Naima Morelli

SintaTantra

CoBo has just published my interview with British/Indonesian artist Sinta Tantra, who I visited at her studio at the British School in Rome, where she is doing a residency. As always, every interview is a chance to learn something and often times the words of artists resonate powerfully with my own life.

Here is the link to the interview

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a0
Derailing and getting back on track: story of my life. I’m the girl who is most fascinated and enticed by the idea of reinventing herself, of wearing new different clothes, of starting all over again as a blank slate. Thing is we are never a blank slate. And this is good in a way. My core is strong, and like Rogue from the X Men, I can absorb the powers of others, but my own personal power is in fact to absorb other people’s power. A bit of shameless pride: my superpower is imagination and the aesthetic alchemical transformation for things into beauty. It is about seeing the beautiful aspects in joy, pain, everything I decide to give my attentions to – pretty much like Rogue who absorbs the powers and memories of those who she touches.

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edwinjurriens
The magazine of the Asia-Europe Foundation Culture360 has just published my interview with Dutch researcher and lecturer in Indonesian Studies at The University of Melbourne Edwin Jurriëns. Edwin has just published a book with Routledge called “Visual Media in Indonesia”, where he analyses how in Indonesia, in the age of digital communication and global capitalism, people’s mental, social and natural environments are interconnected.

Here is the link to the interview

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banksyhotel

The webmagazine Middle East Monitor has just published my article on the controversial Walled Off Hotel by graffiti artist Banksy with the title: “Playing with sand in a sandstorm: Palestinians on Banksy’s Walled Off Hotel”. I gathered a few opinions on the subject, by three Palestinians involved in different way with art and an art blogger, then drew my conclusions:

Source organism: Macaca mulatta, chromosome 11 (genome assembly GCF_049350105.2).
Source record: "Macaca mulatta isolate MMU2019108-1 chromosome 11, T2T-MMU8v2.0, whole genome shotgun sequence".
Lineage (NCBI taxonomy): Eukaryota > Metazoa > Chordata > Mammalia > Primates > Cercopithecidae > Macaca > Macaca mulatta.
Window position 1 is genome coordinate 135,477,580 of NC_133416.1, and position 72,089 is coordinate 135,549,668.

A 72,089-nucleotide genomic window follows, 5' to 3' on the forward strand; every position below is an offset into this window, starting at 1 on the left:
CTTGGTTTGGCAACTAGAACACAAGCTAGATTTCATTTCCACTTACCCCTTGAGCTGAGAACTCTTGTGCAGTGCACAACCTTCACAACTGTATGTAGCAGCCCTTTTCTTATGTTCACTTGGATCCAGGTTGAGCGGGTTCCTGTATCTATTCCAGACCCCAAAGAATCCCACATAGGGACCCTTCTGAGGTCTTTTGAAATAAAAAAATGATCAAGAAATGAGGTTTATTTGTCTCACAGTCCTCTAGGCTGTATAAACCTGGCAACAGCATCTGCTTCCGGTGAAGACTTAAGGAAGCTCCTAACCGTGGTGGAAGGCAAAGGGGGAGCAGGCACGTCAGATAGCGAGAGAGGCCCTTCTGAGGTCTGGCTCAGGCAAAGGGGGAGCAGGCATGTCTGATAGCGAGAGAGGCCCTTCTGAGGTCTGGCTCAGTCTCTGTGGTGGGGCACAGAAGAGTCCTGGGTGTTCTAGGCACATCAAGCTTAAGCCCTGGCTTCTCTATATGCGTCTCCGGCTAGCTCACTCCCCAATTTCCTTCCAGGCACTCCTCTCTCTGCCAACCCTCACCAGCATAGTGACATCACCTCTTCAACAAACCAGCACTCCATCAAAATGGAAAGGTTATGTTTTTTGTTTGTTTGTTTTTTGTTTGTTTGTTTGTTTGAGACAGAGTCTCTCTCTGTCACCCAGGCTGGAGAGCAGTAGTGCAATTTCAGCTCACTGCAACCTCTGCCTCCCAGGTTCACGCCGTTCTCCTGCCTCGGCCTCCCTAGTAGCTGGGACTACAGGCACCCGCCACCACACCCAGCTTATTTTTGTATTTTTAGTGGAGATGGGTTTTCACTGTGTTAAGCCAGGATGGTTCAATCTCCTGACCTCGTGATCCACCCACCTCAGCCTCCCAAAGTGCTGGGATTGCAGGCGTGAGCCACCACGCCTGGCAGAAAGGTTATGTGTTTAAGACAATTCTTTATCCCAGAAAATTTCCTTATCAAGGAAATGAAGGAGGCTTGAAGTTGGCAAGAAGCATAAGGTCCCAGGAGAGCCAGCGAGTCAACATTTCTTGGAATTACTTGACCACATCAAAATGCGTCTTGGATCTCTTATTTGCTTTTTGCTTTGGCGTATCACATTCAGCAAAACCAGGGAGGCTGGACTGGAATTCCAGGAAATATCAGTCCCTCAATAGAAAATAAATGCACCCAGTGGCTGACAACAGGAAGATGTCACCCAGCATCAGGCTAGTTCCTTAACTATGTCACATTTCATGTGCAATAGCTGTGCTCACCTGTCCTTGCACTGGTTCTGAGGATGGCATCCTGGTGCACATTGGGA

“Banksy’s hotel provides us with the opportunity to reflect on the role of art in sensitive contexts, such as the situation in occupied Palestine. What art needs is not to be more witty or ironic. It should neither become didactic nor necessarily take sides. Artists need to have a heart and some empathy; a capacity and willingness to listen. In order to do that, though, they need to break out from the cage that is their own narcissism. This won’t make the art necessarily cooler, but it would make it more meaningful. More human, in fact.”

Here is the link to the piece

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EmiEu

For the next installment of the series “Heroines Behind Galleries”, CoBo has just published my interview with Singapore Tyler Print Institute’s (STPI) director Emi Eu. It was fun to write a profile, capturing the impression of the woman behind the institution. The interview is also part of my reportage on Singapore contemporary art, soon to become a book!

Here is the link to the piece

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laidieuhaI have been a long-time reader of the Singapore-based magazine Art Republik, so it has been above exciting to be a contributor for the latest Crossover Issue. Also, I might be old-fashioned, but as I much as I enjoy writing for online publications, to see my words in print is always a thrilling experience.

The piece is an interview with Vietnamese multimedia artist Lai Dieu Ha who – aside having the coolest name in the world – is also an artist with an extremely interesting and multifaceted practice. Besides, talking with her gave me a small intro to the Vietnamese art scene which I hope to explore more in-depth soon. Next reportage? Who knows!

Here’s the link to Art Republik’s website

laidieuha2

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6
These days life is white-hot, red-hot, glowing, incandescent. This excitement runs all over my body and my mind. It nourishes my spirit. Sometime I feel like those sparkling sticks kids hold in their hands on the first of the year. I feel empowered and harmonious. When I lose balance, I’m able to catch myself and correct course; if I happen to linger there, I try to deal with it with a stoic attitude, meaning, why let yourself be bother by something you can’t change? Or else, I try to convert the energy of rage or indignation into good energy, in the form of animated talks or laughs with friends.